Global S-Wave Tomography Using Receiver Pairs: An Alternative to Get Rid of Earthquake Mislocation

Thursday, 18 December 2014
J-Jacques Leveque, EOST École et Observatoire des Sciences de la Terre, Strasbourg Cedex, France; CNRS, Paris Cedex 16, France, Christophe Zaroli, Institut de Physique du Globe Strasbourg, Strasbourg Cedex, France, Bernhard S. A. Schuberth, Ludwig Maximilian University of Munich, Munich, Germany, Zacharie Duputel, California Institute of Technology, Pasadena, CA, United States and Guust Nolet, GeoAzur, Valbonne, France
Global seismic tomography suffers from uncertainties in earthquake parameters routinely published in seismic catalogues. In particular, errors in earthquake location and origin-time may lead to strong biases in measured body-wave delay-times and significantly pollute tomographic models. Common ways of dealing with this issue are to incorporate source parameters as additional unknowns into the linear tomographic equations, or to seek combinations of data to minimise the influence of source mislocations.

We propose an alternative, physically-based method to desensitise direct S-wave delay-times to errors in earthquake location and origin-time. Our approach takes advantage of the fact that mislocation delay-time biases depend to first order on the earthquake-receiver azimuth, and to second order on the epicentral distance. Therefore, for every earthquake, we compute S-wave differential delay-times between optimised receiver pairs, such that a large part of their mislocation delay-time biases cancels out (for example origin-time fully subtracts out), while the difference of their sensitivity kernels remains sensitive to the model parameters of interest. Considering realistic, randomly distributed source mislocation vectors, as well as various levels of data noise and different synthetic Earths, we demonstrate that mislocation-related model errors are highly reduced when inverting for such differential delay-times, compared to absolute ones. The reduction is particularly rewarding for imaging the upper-mantle and transition-zone.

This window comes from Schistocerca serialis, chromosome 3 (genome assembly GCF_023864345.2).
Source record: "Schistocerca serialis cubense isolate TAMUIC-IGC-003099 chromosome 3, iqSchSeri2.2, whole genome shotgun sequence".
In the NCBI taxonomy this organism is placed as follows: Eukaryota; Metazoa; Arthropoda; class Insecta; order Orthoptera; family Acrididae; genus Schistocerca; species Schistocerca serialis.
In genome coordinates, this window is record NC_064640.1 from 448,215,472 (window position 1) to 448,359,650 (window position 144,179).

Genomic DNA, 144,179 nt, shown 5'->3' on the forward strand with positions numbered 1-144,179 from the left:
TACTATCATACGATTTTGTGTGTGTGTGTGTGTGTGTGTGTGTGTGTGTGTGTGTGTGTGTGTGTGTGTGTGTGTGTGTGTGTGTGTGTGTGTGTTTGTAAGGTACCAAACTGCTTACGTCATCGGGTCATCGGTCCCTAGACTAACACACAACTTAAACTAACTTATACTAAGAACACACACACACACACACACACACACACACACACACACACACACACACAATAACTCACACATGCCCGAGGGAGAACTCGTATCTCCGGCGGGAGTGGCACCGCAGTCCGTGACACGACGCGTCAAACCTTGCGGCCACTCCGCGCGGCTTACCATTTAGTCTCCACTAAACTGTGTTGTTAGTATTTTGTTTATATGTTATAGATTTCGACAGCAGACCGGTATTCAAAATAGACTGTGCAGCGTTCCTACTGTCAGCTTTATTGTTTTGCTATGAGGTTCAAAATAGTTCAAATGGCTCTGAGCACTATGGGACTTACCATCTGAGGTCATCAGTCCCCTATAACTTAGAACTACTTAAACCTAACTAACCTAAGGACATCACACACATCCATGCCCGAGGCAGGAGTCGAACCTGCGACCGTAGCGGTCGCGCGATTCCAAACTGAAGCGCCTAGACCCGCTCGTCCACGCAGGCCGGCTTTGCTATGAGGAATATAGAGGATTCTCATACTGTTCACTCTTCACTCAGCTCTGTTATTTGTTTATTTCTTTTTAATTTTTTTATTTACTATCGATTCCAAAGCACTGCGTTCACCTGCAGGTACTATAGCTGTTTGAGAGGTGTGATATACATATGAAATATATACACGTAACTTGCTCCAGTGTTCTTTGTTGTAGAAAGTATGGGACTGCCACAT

We conclude that using optimised receiver pairs is a suitable, low cost alternative to get rid of errors on earthquake location and origin-time for teleseismic direct S-wave traveltimes. Moreover, it can partly remove unilateral rupture propagation effects in cross-correlation delay-times, since they are similar to mislocation effects.